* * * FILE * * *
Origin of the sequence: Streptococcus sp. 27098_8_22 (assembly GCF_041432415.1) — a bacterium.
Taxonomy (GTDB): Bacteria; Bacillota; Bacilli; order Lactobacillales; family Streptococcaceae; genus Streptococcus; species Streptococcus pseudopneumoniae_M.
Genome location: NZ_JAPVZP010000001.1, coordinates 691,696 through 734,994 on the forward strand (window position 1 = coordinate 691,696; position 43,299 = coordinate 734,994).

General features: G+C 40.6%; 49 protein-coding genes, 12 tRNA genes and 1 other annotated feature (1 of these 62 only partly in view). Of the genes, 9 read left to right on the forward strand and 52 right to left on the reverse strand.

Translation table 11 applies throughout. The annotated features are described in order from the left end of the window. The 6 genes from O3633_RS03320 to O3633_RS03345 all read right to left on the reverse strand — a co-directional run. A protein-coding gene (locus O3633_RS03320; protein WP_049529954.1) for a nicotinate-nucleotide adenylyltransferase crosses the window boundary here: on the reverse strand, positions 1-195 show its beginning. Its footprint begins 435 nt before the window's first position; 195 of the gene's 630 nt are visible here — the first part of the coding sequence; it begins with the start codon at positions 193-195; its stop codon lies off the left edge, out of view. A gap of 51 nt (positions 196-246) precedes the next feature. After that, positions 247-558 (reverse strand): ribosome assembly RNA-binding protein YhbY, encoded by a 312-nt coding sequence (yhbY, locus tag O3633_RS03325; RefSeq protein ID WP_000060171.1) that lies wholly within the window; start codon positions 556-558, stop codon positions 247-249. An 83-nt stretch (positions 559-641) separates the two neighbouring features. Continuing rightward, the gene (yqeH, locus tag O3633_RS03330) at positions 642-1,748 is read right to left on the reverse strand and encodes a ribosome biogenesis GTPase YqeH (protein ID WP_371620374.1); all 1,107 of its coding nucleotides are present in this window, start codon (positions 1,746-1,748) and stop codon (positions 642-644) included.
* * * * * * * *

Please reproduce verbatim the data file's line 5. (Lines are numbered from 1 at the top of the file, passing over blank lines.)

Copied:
Translation table 11 applies throughout. The annotated features are described in order from the left end of the window. The 6 genes from O3633_RS03320 to O3633_RS03345 all read right to left on the reverse strand — a co-directional run. A protein-coding gene (locus O3633_RS03320; protein WP_049529954.1) for a nicotinate-nucleotide adenylyltransferase crosses the window boundary here: on the reverse strand, positions 1-195 show its beginning. Its footprint begins 435 nt before the window's first position; 195 of the gene's 630 nt are visible here — the first part of the coding sequence; it begins with the start codon at positions 193-195; its stop codon lies off the left edge, out of view. A gap of 51 nt (positions 196-246) precedes the next feature. After that, positions 247-558 (reverse strand): ribosome assembly RNA-binding protein YhbY, encoded by a 312-nt coding sequence (yhbY, locus tag O3633_RS03325; RefSeq protein ID WP_000060171.1) that lies wholly within the window; start codon positions 556-558, stop codon positions 247-249. An 83-nt stretch (positions 559-641) separates the two neighbouring features. Continuing rightward, the gene (yqeH, locus tag O3633_RS03330) at positions 642-1,748 is read right to left on the reverse strand and encodes a ribosome biogenesis GTPase YqeH (protein ID WP_371620374.1); all 1,107 of its coding nucleotides are present in this window, start codon (positions 1,746-1,748) and stop codon (positions 642-644) included.